It was a moment of pure joy and uncontrollable tears when a grade 7 Hangklip Primary School pupil surprised his parents by telling them that he was one of the recipients of the 1965Ride Bursary and Scholarship Fund last week.
Queenstown Education Foundation (QEF) stakeholder relations manager Jacqueline Wijtenburg said the foundation was formally started in 2013 with a vision to transform the town into a universally recognised centre of educational excellence and currently runs six programmes. “A total of R121 000 was awarded and divided between each member school to offset against school fees of the successful bursary recipients. This is to help them retain exceptionally dedicated and talented pupils in situations where those learners’ families are experiencing severe financial challenges.”
Wijtenburg indicated that the money was raised by the 1965Ride Cycle for Education annual tour that sees cyclists riding 850km between Johannesburg and Komani.
“QEF has a long-standing partnership with the 1965Ride fund-raiser, an initiative of the Johannesburg- based non-profit Education Endowment Fund (EEF) which facilitates the bursary award program among its member schools. The EEF has more than R1 million invested in an endowment fund to ensure the sustainability of the bursary program. ”
She said the bursary program facilitator (QEF) adjudicated bursary applications and made recommendations to the independent board of the EEF.
The first of the bursary fund was awarded last week, with the rest handed over to the beneficiaries this week. Member schools are Queen’s College Boys’ High, Queen’s College Boys’ Primary, Queenstown Girls’ High, Balmoral Girls’ Primary, Hangklip Primary, Queenstown Get Ahead Project, Southbourne, Get Ahead College, WhitGAP and Stepping Stone Junior School.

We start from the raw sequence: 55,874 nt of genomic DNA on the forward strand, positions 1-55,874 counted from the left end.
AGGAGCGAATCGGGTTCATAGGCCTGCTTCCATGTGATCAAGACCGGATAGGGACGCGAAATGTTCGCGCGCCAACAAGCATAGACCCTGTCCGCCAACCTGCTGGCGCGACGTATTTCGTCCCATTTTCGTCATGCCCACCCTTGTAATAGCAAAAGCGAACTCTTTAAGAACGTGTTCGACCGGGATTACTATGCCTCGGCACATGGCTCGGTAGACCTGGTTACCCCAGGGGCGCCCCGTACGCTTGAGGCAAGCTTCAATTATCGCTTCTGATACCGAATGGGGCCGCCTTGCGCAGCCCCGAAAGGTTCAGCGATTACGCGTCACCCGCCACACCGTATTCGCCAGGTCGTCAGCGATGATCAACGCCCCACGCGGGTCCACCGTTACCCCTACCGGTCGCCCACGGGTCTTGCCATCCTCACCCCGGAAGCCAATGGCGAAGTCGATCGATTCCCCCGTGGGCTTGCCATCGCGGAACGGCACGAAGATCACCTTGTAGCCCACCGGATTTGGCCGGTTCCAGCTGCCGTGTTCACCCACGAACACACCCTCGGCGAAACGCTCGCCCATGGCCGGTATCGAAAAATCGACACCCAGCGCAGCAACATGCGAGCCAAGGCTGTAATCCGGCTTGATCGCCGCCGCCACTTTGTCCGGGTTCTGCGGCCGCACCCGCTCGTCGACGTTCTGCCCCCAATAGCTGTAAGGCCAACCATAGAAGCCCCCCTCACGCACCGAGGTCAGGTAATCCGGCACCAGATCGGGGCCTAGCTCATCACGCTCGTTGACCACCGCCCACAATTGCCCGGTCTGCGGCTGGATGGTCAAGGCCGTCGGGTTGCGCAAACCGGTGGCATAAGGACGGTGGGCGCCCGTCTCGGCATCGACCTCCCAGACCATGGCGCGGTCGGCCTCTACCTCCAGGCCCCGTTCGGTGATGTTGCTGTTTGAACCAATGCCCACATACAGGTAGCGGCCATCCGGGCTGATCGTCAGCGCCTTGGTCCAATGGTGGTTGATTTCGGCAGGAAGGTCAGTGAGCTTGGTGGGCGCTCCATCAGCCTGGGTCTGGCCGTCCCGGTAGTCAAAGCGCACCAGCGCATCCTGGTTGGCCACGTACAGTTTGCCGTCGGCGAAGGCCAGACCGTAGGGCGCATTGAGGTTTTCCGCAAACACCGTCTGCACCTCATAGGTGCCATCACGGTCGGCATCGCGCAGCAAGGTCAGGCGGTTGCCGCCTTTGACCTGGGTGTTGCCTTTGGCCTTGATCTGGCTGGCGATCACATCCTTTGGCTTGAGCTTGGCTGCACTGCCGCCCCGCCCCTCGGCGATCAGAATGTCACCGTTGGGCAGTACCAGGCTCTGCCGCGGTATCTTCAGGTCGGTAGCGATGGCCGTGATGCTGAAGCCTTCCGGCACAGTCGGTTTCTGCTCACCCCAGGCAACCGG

“The majority of the bursaries awarded were to the value of R11 000 each and cover a large portion of their school fees. They recipients all come from disadvantaged backgrounds and hold a record of extraordinary academic and extra-curricular dedication and performance,” she said.
Wijtenburg said this year’s Queens Junior bursary was to be named the 1965Ride Lester Pike Bursary in honour of the late headmaster, Pike, who passed away suddenly last month.
Addressing the beneficiary in a virtual zoom meeting at Hangklip Primary this week, EEF board member Nathi Tyembile said: “I am speaking on behalf of many people who are sitting behind their desks here in Johannesburg and other parts of the country. All we see is the black and white on paper. This was an opportunity to experience the kind of decisions made and the impact. Big congratulations to the recipient. I think you have done exemplary work. Continue to believe in yourself and everything that you do.”
Hangklip Primary School principal Henko Serfontein honoured QEF and efforts made by the 1965 crew. “We want to do the best we can for our children and this boy has shown me from my first year at the school that he has the potential to reach the top level, where we want all our children to be. Financially it is not always possible to support your child. I am so thankful to the QEF and the 1965Ride for the money they raise and the difference they make in our children’s lives. It is so worthwhile.